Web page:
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A “high-greeted” dinosaur who went on his tiptoes

An artist's impression of the Rhoetosaurus brownei, (c) Queensland Museum 201 4. Credit: Konstantinov, Atuchin & Hocknull. Credit: University of Queensland A 24-ton dinosaur may have gone into a "high-greeting" fashion, according to the University of Queensland survey. UQ Ph.D. candidate Andréas Jannel and colleagues from UQ's Dinosaur Lab analyzed fossils from Australia's only named Jurassic sauropod, Rhoetosaurus brownei to better understand how such a huge creature could support its own body weight. "Looking at the legs of the foot it was clear that Rhoetosaurus went with an elevated heel and asked the question: how could the foot support the huge mass of this animal up to 40 tons? Mr. Jannel said. ] "Our research suggests that although Rhoetosaurus stood on their tiptoes, the heel was the pillow of fleshy pillow." "We see a similar thing in elephant feet, but this dinosaur was at least five times so heavy as an elephant, so the forces involved are much larger. " Jannel and his colleagues arrived at this conclusion by creating a replica of the fossils and then physically manipulating it in an attempt to understand the movement between the legs. " We also used 3-D modeling techniques to assess different foot positions as would have made it possible for rhoetosaurus to support their weight, "he said. Right hind foot of the fossil sample of the Rhoetosaurus brownei (QM F1659), in dorsal view. lacks the fifth. Credit: Jay P. Nair & Andrew Jannel. "Finally, we looked at a series of sauropod…

An artist’s impression of the Rhoetosaurus brownei, (c) Queensland Museum 201

4. Credit: Konstantinov, Atuchin & Hocknull. Credit: University of Queensland

A 24-ton dinosaur may have gone into a “high-greeting” fashion, according to the University of Queensland survey.

UQ Ph.D. candidate Andréas Jannel and colleagues from UQ’s Dinosaur Lab analyzed fossils from Australia’s only named Jurassic sauropod, Rhoetosaurus brownei to better understand how such a huge creature could support its own body weight.

“Looking at the legs of the foot it was clear that Rhoetosaurus went with an elevated heel and asked the question: how could the foot support the huge mass of this animal up to 40 tons? Mr. Jannel said.

] “Our research suggests that although Rhoetosaurus stood on their tiptoes, the heel was the pillow of fleshy pillow.”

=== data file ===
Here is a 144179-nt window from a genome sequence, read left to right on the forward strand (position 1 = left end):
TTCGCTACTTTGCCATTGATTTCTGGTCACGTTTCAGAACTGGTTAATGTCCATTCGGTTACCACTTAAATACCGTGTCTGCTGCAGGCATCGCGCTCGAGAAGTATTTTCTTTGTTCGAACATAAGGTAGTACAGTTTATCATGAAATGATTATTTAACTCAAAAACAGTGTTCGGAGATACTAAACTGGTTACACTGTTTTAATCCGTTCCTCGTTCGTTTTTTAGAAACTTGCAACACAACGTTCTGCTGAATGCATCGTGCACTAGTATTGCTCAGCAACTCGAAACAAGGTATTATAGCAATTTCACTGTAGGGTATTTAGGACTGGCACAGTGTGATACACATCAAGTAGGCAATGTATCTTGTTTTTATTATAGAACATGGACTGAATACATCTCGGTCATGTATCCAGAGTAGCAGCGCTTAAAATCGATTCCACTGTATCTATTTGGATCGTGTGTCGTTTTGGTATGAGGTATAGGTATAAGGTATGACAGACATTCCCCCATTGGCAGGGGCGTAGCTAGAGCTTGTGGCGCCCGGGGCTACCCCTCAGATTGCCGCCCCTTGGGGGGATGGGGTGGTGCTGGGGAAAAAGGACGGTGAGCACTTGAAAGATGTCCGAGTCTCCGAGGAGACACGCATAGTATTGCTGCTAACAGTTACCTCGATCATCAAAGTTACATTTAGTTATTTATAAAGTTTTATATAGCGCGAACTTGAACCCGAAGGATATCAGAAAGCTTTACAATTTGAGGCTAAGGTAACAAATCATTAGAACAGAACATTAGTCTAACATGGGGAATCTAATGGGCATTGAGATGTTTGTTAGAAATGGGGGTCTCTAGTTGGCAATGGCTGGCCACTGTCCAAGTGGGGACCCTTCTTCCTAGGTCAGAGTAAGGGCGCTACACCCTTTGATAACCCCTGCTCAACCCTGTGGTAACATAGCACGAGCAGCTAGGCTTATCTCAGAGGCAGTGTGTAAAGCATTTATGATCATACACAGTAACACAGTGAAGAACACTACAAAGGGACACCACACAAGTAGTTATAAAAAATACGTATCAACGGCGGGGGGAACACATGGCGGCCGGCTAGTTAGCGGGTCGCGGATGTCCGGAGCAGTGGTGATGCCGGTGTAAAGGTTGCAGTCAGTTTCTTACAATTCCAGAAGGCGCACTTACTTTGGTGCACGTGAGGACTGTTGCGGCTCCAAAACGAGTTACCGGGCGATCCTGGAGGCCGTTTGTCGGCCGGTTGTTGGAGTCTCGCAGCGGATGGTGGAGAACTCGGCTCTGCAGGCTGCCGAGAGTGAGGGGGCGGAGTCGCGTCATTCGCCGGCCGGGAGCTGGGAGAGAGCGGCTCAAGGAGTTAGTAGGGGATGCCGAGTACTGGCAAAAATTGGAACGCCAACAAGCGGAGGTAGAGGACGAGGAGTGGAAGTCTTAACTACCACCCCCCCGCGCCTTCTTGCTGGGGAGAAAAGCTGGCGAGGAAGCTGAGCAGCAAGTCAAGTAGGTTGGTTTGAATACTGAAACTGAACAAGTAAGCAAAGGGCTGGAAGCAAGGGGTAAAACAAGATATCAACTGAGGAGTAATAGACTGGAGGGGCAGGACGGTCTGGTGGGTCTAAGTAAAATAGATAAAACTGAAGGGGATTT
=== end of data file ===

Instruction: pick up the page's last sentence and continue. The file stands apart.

“We see a similar thing in elephant feet, but this dinosaur was at least five times so heavy as an elephant, so the forces involved are much larger. “

Jannel and his colleagues arrived at this conclusion by creating a replica of the fossils and then physically manipulating it in an attempt to understand the movement between the legs.

” We also used 3-D modeling techniques to assess different foot positions as would have made it possible for rhoetosaurus to support their weight, “he said.

Right hind foot of the fossil sample of the Rhoetosaurus brownei (QM F1659), in dorsal view. lacks the fifth. Credit: Jay P. Nair & Andrew Jannel.

“Finally, we looked at a series of sauropod footprints from all over the world, many of which indicated the presence of a fleshy health plate behind the toes, which supported what the legs told us.

” The addition of a damping plate that supports the raised heel seems to be one turnkey development during the development of sauropods, and apparently appeared in early members of the group sometime during the period from the beginning to the middle of Jura.

“The benefits of a soft tissue may have helped ease the trend towards the enormous body sizes we see in these dinosaurs.”

Trial fossils R. brownei were found near Roma in southwestern Queensland and dated 160 -170 million years ago, when Australia was part of the Gondwana supercontinent.

Jannel now uses computer technology to simulate how different foot positions and the presence of a soft tissue box affect the distribution distribution within the legs.

A cross section of an elephant foot alongside a human foot x-ray that reveals a striking skeletal similarity. Credit: University of Queensland

“In a nutshell, I use engineering tools to apply theoretical forces to the legs and assess how stress is distributed within these giant dinosaur feet, in order to provide mechanical evidence for the presence of such soft tissue

” It may be a dull and time-consuming process, but I have always been fascinated by paleontology, in particular the link between form and function in extinct animals “.

” There is so much more to know, but it is fantastic to discover that it can be “high-spirited” can have has been an important step in the development of sauropod dinosaurs. “


Breathe new life into old bones


More information:
Andréa Jannel et al. “Keep your feet on the ground”: Simulated motion range and posterior foot position of Middle Jurassic sauropod Rhoetosaurus brownei and its implications for sauropod biology, Journal of Morphology (2019). DOI: 10.1002 / jmor.20989

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University of Queensland

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A “high-greeted” dinosaur who went on his tiptoes (2019, May 17)
May 19, 2019
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